appeals the denial of his motion to restore his firearm
rights after he completed a juvenile deferred disposition for
second degree malicious mischief, and the juvenile court
vacated his conviction. He contends that the juvenile court
erroneously concluded that the firearms statute, RCW
9.41.040, prohibits those with dismissed juvenile deferred
dispositions from owning a firearm. Alternatively, S.G.
argues his firearm rights were "automatically"
restored when his underlying conviction was vacated. We
disagree with S.G.'s arguments and affirm.
S.G. admitted to second degree malicious mischief, a class C
felony, after intentionally damaging a vehicle owned by
Thomas Rechak' and Aarin Morris. Two of S.G.'s
friends had been targeting Rechak and Morris and had enlisted
their friends, including S.G., to help them destroy Rechak
and Morris's personal property. Many of these incidents
were caught on video by a neighbor's home surveillance
system. On May 31, 2017, the surveillance system caught S.G.
vandalizing Rechak's 1994 Ford van. The video showed S.G.
scratching the paint on the driver side and hood of the
vehicle, causing over $2, 000 in damage. The juvenile court
found that S.G. was solely responsible for the damage.
November 28, 2017, S.G. pleaded guilty in exchange for a
deferred disposition under RCW 13.40.127. The juvenile
court ordered a six month deferred disposition. Under the
stipulated terms of the deferred disposition, S.G. lost his
right to possess a firearm. S.G. was also told that his right
to possess a firearm during the deferral period was
"gone until you come back to court and ask for it
back," to which S.G. agreed. Although S.G. turned 18 on
December 22, 2017, the juvenile court retained jurisdiction
over the case.
January 11, 2018, the juvenile court ordered restitution
"as a condition of disposition." It ordered S.G. to
pay Rechak or Morris $2, 427.38, the estimated cost of
repairing the Ford van. The restitution order required S.G.
to make monthly payments of $10 until he had fully repaid the
restitution obligation. On May 4, 2018, the juvenile court
dismissed S.G.'s juvenile deferred disposition and
vacated his conviction, but the order noted that the case
could not be sealed until S.G. had completed the restitution
later, on May 11, 2018, S.G. moved to restore his firearm
rights. S.G. argued that the definition of
"conviction" in the firearms statute, RCW 9.41.040,
did not extend to juvenile deferred dispositions. The trial
court denied the motion, reasoning that a
"conviction" under RCW 9.41.040, criminalizing the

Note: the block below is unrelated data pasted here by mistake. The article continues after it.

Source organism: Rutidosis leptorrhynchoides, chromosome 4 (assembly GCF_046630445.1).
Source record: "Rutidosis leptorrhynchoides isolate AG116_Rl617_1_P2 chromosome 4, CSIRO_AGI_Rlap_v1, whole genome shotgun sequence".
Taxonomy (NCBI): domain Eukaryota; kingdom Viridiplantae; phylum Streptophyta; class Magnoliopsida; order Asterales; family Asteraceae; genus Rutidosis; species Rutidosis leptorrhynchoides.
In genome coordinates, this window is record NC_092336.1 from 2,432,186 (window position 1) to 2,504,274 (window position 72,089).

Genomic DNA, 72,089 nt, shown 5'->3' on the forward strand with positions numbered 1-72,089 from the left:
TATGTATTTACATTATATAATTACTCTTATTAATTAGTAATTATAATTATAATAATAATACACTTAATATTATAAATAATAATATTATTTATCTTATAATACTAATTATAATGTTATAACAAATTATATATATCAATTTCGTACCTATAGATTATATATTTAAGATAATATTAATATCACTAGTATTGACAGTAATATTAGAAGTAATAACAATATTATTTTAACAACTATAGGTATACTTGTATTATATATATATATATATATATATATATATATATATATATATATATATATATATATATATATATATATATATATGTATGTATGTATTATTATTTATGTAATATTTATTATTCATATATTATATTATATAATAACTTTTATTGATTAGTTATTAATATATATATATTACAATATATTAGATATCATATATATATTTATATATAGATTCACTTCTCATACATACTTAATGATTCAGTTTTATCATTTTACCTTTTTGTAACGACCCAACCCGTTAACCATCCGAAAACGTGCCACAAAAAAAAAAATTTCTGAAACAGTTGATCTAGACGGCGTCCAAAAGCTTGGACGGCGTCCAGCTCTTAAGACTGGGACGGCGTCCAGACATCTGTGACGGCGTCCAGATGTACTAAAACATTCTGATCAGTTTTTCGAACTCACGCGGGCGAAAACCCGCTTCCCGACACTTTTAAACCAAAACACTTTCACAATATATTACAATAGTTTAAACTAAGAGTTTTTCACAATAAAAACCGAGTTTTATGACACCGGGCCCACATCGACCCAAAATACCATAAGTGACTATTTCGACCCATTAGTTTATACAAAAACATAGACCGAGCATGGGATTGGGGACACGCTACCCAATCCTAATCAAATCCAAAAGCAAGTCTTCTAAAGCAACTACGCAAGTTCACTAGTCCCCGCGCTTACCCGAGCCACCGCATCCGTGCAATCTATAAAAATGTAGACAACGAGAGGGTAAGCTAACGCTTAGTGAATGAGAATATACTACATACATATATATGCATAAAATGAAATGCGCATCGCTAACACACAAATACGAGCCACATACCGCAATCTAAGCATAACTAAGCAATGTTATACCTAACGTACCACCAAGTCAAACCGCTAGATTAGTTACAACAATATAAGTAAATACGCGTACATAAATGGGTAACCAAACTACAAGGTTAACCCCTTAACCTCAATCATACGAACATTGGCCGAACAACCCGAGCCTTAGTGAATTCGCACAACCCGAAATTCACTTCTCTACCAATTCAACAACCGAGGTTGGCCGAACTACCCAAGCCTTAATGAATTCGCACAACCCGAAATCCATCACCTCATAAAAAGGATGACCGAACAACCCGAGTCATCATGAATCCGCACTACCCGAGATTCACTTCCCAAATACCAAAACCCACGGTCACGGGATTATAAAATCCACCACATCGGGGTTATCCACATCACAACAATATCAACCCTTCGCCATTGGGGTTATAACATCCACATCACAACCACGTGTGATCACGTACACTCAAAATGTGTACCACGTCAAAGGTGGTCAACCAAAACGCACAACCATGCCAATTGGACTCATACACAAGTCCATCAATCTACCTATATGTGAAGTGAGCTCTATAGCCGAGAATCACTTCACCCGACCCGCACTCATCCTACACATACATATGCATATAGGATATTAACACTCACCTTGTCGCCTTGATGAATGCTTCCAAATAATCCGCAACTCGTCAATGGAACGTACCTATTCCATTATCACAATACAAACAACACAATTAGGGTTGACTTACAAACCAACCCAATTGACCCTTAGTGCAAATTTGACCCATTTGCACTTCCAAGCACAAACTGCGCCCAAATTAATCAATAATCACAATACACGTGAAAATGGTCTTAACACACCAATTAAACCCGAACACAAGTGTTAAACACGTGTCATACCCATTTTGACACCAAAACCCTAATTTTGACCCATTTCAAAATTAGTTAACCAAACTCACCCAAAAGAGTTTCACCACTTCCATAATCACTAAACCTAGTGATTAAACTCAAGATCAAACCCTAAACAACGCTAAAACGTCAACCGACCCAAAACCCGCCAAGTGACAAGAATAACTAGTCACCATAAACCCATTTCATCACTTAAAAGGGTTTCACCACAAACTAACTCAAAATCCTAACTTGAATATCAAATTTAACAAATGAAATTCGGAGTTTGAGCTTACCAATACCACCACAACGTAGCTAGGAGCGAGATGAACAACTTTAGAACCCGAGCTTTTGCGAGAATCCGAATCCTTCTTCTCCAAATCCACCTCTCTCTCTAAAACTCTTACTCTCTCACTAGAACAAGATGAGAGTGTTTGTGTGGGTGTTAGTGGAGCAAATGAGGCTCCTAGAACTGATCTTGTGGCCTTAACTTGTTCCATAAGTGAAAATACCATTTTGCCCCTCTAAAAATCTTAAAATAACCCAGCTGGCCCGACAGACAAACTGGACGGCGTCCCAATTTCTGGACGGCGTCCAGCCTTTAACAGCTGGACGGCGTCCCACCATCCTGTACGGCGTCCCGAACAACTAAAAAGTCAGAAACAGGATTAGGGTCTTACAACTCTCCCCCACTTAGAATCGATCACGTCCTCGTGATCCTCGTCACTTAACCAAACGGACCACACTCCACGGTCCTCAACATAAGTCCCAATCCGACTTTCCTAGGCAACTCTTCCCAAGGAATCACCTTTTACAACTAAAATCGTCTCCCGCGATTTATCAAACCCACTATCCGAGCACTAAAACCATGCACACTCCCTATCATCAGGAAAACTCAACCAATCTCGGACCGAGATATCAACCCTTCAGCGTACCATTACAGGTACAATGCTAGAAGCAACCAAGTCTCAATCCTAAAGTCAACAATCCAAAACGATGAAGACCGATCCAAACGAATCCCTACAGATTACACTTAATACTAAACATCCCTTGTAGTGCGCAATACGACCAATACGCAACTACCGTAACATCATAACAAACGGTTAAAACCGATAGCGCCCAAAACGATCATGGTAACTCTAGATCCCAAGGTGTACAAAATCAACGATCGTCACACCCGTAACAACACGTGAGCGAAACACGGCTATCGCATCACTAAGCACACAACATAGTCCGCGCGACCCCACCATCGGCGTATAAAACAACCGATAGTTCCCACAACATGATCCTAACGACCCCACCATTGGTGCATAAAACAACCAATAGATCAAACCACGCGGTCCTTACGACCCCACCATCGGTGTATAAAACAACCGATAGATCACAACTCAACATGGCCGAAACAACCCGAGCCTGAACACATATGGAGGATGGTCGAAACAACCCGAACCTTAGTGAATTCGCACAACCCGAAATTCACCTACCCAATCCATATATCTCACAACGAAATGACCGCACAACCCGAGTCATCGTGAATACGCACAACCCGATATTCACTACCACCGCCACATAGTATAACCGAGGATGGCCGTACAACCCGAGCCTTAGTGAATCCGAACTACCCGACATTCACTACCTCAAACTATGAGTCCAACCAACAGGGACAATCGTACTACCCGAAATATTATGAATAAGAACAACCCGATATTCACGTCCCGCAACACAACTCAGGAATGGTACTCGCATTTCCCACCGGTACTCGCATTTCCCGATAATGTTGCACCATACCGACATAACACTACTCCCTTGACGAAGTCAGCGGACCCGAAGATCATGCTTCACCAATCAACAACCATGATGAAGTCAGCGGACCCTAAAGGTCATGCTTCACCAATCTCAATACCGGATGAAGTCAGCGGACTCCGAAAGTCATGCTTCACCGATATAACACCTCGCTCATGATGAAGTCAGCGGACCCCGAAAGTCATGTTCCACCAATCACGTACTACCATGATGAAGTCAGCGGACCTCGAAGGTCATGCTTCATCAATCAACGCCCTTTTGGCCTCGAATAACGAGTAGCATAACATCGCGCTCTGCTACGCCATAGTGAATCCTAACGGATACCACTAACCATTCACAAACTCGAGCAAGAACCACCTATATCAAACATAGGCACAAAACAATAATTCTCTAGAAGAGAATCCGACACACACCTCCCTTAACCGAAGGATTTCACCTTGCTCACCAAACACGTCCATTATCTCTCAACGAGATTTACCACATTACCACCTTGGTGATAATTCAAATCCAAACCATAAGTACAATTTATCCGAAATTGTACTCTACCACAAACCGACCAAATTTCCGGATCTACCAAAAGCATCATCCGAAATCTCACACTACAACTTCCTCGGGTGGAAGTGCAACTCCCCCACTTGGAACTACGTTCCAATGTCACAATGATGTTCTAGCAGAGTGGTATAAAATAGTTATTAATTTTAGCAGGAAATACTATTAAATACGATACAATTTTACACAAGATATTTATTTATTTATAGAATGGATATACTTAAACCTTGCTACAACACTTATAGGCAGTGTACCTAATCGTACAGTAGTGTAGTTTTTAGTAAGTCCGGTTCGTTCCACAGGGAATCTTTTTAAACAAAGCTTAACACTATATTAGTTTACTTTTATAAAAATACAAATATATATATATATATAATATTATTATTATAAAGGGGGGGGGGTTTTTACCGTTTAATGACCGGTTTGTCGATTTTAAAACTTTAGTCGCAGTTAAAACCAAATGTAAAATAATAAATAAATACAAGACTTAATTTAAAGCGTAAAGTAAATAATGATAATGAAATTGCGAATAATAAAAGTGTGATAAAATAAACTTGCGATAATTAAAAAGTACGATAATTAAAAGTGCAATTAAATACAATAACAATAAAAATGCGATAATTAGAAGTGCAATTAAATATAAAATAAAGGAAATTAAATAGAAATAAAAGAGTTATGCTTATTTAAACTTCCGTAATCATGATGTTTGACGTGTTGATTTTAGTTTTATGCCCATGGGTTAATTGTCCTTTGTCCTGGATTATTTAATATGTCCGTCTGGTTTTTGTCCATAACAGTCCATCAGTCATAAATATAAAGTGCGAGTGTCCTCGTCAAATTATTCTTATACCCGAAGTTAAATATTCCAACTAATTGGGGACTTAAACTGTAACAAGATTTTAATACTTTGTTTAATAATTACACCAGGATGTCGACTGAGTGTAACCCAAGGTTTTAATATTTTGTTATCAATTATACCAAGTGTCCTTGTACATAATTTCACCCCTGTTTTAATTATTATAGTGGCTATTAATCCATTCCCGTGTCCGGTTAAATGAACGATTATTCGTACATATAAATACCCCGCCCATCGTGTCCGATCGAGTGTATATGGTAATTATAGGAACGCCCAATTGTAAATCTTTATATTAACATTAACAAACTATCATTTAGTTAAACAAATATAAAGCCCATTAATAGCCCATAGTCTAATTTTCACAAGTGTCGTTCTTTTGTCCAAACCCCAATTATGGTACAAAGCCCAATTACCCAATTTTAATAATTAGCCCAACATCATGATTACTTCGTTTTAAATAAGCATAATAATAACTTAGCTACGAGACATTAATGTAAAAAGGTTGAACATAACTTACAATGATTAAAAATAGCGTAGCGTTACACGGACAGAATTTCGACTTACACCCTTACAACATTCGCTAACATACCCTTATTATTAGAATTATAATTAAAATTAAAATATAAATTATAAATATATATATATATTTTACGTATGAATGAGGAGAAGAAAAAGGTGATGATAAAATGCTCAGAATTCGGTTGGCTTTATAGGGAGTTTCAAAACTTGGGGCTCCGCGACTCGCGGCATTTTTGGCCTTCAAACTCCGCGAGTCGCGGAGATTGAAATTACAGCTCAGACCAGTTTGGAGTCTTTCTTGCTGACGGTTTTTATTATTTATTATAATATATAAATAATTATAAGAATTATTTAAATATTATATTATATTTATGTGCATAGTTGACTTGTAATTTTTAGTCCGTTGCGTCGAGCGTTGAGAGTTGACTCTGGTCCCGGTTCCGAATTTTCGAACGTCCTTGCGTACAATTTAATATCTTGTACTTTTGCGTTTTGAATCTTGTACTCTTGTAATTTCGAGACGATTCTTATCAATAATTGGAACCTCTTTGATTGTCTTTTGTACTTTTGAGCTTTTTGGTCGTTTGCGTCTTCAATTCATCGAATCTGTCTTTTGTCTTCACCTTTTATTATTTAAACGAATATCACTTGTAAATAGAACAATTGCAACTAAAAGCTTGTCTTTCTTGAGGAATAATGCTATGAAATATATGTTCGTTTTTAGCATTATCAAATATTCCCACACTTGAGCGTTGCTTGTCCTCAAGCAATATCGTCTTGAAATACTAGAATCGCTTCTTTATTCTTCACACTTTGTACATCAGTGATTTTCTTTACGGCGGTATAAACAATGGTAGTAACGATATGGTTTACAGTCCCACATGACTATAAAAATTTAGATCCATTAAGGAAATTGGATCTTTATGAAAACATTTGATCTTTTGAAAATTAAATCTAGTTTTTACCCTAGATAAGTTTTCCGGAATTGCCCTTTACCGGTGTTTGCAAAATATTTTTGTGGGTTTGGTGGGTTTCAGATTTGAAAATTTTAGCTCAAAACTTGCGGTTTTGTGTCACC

unlawful possession of a firearm, occurs when a person enters
a plea of guilty and includes juvenile deferred dispositions.
See RCW 9.41.040(3). S.G. appeals.
the firearms statute, RCW 9.41.040, a person, whether adult
or juvenile, may not possess a firearm "after having
previously been convicted ... of any serious offense
...." Subsection 3 of that same statute provides:
Notwithstanding . . . any other provision of law, ... a
person has been "convicted", whether in an adult
court or adjudicated in a juvenile court, at such time as a
plea of guilty has been accepted .:. notwithstanding the
pendency of any future proceedings including but not limited
to sentencing or disposition, post-trial or post-fact-finding
motions, and appeals. Conviction includes a dismissal
entered after a period of probation, suspension or deferral
of sentence, and also includes equivalent dispositions by
courts in jurisdictions other than Washington state.
RCW 9.41.040(3) (emphasis added).
first argues that because juvenile deferred dispositions are
not explicitly included in the definition of
"conviction" in RCW 9.41.040(3), they are exempt
from the statute. S.G. alternatively argues that his
conviction ceased to be a "conviction" under RCW
9.41.040(3) when the court vacated it, and his right to
possess a firearm was automatically restored. We consider
each argument in turn.
review issues of statutory interpretation de novo. State
v. Dennis, 191 Wn.2d 169, 172, 421 P.3d 944 (2018). The
purpose of statutory interpretation is "to determine and
give effect to the intent of the legislature."
Id. (internal quotation marks omitted) (quoting
State v. Evans, 177 Wn.2d 186, 192, 298 P.3d 724
(2013)). This court derives the legislative intent of a
statute "solely from the plain language by considering
the text of the provision in question, the context of the
statute in which the provision is found, related provisions,
and the statutory scheme as a whole." Id. at
172-73. Furthermore, when interpreting a criminal statute,
this court gives it "a literal and strict
interpretation." Id. at 172 (quoting State
v. Delgado, 148 Wn.2d 723, 727, 63 P.3d 792 (2003)).
"If, after this inquiry, there is more than one
reasonable interpretation of the plain language, then a
statute is ambiguous and we may rely on principles of
statutory construction, legislative history, and relevant
case law to discern legislative intent." Id. at
contends that RCW 9.41.040(3) expressly includes deferred
sentences in its definition of "conviction," but
makes no mention of dismissed juvenile deferred dispositions.
He argues that because a deferred sentence is not the same as